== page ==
PALMER, Alaska — For years, pet owners in this Anchorage suburb of big homes and lawns have fretted over snares set in the local parks by fur-trappers going after fox, lynx and rabbits. But in a quiet revolution this spring, dog lovers got the upper hand, and after a series of public meetings where few trappers showed up to fight back, trapping was banned by the borough council. The suburbs had won.
“That part of old Alaska is moving further out into the bush,” said Mike Albright, 44, a business owner who was lounging at a park with his three dogs on a recent afternoon. “It’s a good thing.”…
But many longtime residents, writers and businesspeople here said that the sense of “only in Alaska” exceptionalism underlying this place and its identity for generations is fading. Improvements in communications and transport are shrinking the sense of physical distance. High-speed internet is reaching tiny villages, opening communities and families to greater connection with the outside world for everything including social media and commerce.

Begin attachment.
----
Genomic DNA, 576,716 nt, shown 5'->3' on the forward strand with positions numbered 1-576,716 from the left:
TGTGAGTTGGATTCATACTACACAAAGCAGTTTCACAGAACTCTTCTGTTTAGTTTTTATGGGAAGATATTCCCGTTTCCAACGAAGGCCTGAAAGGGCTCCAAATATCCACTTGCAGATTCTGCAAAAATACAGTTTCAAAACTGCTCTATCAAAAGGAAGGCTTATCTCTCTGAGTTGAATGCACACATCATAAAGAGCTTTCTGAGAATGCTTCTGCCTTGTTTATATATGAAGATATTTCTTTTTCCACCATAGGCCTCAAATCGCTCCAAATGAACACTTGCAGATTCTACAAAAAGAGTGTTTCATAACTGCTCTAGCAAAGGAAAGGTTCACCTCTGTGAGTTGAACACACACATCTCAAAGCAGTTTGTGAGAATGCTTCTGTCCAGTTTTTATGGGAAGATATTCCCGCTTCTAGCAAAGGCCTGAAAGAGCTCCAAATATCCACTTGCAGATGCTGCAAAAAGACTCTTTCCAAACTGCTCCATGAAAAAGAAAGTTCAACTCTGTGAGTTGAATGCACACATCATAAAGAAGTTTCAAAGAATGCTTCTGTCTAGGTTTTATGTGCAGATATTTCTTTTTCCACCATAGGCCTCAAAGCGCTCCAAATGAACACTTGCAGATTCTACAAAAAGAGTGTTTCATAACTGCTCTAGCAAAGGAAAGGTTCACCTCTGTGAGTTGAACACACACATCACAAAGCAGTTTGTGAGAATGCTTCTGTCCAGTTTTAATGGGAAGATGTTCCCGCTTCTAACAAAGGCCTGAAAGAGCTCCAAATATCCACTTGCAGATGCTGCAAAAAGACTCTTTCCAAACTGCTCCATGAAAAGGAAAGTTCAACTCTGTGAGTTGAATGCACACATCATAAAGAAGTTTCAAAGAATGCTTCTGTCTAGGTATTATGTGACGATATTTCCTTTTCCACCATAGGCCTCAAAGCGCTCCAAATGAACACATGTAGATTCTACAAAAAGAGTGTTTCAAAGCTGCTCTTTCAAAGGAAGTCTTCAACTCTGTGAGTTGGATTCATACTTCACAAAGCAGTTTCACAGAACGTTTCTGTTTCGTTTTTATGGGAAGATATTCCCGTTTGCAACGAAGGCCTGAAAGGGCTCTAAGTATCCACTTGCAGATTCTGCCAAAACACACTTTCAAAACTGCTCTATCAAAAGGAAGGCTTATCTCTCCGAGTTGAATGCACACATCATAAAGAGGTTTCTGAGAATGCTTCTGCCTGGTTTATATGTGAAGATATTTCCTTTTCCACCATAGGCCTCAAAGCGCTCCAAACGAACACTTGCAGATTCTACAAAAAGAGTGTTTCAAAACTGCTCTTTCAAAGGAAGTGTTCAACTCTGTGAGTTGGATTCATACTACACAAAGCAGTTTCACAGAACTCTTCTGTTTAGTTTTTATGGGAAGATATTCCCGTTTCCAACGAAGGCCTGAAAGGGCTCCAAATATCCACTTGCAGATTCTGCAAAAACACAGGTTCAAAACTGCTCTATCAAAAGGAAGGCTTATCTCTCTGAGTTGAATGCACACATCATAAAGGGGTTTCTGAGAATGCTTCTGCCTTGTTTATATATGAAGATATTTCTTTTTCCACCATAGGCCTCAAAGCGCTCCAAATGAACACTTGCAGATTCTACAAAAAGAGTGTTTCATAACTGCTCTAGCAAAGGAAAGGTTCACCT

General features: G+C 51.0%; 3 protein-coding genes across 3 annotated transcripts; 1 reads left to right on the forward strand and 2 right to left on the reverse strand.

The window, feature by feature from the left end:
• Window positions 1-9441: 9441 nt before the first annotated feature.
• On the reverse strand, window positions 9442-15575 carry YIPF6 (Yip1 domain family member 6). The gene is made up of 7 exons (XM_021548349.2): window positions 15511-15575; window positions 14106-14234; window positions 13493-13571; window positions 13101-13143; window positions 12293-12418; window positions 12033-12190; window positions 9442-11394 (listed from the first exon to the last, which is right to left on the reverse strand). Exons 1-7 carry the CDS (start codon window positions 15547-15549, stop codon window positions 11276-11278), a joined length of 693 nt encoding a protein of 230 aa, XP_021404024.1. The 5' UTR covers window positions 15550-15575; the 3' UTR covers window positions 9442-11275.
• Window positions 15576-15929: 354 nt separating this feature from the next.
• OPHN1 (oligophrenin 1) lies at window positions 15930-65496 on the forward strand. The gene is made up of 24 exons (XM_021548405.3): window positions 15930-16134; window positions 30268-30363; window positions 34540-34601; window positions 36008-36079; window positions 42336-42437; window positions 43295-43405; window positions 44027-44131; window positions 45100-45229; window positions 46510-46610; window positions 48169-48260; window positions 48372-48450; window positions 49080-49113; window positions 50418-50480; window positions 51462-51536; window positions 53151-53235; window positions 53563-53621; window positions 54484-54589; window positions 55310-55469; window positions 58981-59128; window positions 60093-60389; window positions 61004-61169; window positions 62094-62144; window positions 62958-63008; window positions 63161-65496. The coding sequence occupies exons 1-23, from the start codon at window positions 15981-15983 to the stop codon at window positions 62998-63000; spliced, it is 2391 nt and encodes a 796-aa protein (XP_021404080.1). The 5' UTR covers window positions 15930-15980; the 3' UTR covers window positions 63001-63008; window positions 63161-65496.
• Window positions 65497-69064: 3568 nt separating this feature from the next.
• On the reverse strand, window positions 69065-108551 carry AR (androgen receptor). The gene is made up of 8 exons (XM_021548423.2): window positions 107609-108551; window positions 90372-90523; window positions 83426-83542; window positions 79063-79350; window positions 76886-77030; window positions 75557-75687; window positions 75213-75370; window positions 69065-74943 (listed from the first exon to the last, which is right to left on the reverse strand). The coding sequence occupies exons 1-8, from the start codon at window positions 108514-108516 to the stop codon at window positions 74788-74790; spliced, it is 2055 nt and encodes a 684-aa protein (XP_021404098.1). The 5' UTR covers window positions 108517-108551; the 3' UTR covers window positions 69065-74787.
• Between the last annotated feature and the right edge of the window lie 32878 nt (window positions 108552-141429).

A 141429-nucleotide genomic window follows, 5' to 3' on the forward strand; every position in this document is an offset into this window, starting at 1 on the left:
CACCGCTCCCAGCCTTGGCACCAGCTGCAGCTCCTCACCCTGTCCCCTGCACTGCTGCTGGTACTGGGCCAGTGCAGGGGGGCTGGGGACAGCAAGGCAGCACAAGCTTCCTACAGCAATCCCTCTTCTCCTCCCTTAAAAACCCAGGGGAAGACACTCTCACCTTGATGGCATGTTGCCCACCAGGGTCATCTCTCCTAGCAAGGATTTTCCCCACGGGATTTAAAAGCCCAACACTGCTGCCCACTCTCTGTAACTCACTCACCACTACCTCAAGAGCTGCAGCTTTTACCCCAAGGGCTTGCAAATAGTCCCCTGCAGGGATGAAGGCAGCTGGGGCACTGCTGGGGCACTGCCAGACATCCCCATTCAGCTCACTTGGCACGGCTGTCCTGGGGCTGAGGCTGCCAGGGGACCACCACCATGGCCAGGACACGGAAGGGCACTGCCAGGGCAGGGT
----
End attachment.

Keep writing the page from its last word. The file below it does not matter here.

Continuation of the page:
Sadly, the rest of the article says little more about suburbs and instead looks at the whole state and the Alaska spirit. Yet, it is interesting that this nature-human interchange is used an example of how the suburbs are changing. This comes up occasionally with American suburbs across the country as some suburbs encroach on natural habitats while other places experience natural adaptation (such as overpopulations of deer or the reemergence of coyotes).
This could also lead to helpful questions of how people would know that Alaska suburbs are truly no different than other American suburbs. Cookie-cutter subdivisions? Little to no open land? A landscape dominated by single-family homes and driving? An emphasis on middle-class family life and excluding those who don’t fit those categories? Given that suburbs today take many forms, it may not be very easy to say Alaska suburbs have finally crossed the line.